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One Author New Canaan : Jacqueline Woodson Webpage and Interviews
Virtual Author Visit with Jacqueline Woodson
March 30, 2021
7:00 PM – Families
7:45 PM – Adults
Learn more about Jacqueline Woodson through external resources including news feeds, articles, audio, and video, as well as book reviews and awards. (from the Library of Congress)
About Reading and Stories
"From a really young age, I was reading like a writer. I was reading for this deep understanding of the literature not simply to hear the story but to understand how the author got the story on the page. And I didn't know any of that. And my sister just kind of sailed through reading and read - consumed book after book after book. And here I was, reading the same book very slowly, slowly coming to understand it. And looking back on it, I think it was part of what brought me here."
— Jacqueline Wood in an interview with "Fresh Air"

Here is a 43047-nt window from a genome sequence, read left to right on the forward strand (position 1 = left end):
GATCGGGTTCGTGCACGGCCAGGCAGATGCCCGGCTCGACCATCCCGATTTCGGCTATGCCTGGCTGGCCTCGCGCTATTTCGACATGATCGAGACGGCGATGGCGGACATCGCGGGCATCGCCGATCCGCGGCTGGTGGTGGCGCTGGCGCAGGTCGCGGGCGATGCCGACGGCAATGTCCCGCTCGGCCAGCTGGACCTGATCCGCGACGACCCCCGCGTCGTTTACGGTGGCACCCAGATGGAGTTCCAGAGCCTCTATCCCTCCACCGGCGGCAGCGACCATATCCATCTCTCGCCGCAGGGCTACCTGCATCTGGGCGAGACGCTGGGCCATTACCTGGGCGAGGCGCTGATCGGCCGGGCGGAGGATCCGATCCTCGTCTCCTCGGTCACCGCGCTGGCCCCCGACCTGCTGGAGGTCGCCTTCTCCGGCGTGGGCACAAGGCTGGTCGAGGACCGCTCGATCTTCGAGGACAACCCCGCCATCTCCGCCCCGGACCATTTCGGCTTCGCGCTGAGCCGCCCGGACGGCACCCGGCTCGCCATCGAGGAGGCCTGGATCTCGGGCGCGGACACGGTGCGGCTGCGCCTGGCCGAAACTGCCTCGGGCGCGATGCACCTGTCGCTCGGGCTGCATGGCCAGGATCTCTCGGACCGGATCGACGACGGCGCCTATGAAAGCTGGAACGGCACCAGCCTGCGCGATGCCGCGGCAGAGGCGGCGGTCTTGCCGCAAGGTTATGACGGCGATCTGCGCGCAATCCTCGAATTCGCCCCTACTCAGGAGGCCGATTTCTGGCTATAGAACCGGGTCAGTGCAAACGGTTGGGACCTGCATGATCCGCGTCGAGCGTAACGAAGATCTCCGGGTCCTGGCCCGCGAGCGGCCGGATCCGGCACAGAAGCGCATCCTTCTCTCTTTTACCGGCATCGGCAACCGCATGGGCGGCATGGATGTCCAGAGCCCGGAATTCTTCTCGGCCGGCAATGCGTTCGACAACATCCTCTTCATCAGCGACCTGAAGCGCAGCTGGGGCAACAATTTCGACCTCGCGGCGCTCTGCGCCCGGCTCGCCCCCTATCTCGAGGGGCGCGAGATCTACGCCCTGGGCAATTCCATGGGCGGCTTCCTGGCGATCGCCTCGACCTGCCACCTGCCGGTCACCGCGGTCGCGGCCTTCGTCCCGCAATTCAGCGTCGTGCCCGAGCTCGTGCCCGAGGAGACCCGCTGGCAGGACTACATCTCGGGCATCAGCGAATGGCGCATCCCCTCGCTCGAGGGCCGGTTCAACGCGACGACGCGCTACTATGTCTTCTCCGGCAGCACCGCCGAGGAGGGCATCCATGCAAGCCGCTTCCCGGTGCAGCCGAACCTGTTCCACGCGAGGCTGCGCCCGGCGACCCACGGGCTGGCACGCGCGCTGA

Her award-winning ‘Brown Girl Dreaming’ is the story of her youth written in verse. Jacqueline Woodson was named Young People’s Poet Laureate on Wednesday. (Marty Umans)
By Christina Barron.
June 3, 2015
The Washington Post
Jacqueline Woodson, the author of the award-winning “Brown Girl Dreaming,” was named Young People’s Poet Laureate on Wednesday by the Poetry Foundation.
The laureate, which means someone who is honored for an art or science, advises the foundation about literature for kids and teens. Former laureate Kenn Nesbitt described it as being a cheerleader for poetry. The job also comes with a $25,000 prize.
Woodson has written 30 books for children and young adults. “Brown Girl Dreaming,” a story about Woodson’s youth in South Carolina and New York, was written entirely in verse. It won the 2014 National Book Award and a Newbery Honor. Her books “Feathers” and “Locomotion” also were named Newbery Honor books.
“Woodson, like her characters, is always in motion and always discovering something fresh,” Poetry Foundation President Robert Polito said in a statement. “Her gifts, adventurousness and generosity, suggest she will be a terrific young people’s poet laureate.”
The laureate serves a two-year term.
— Christina Barron
Talking with Jacqueline Woodson (Book Links April 2016)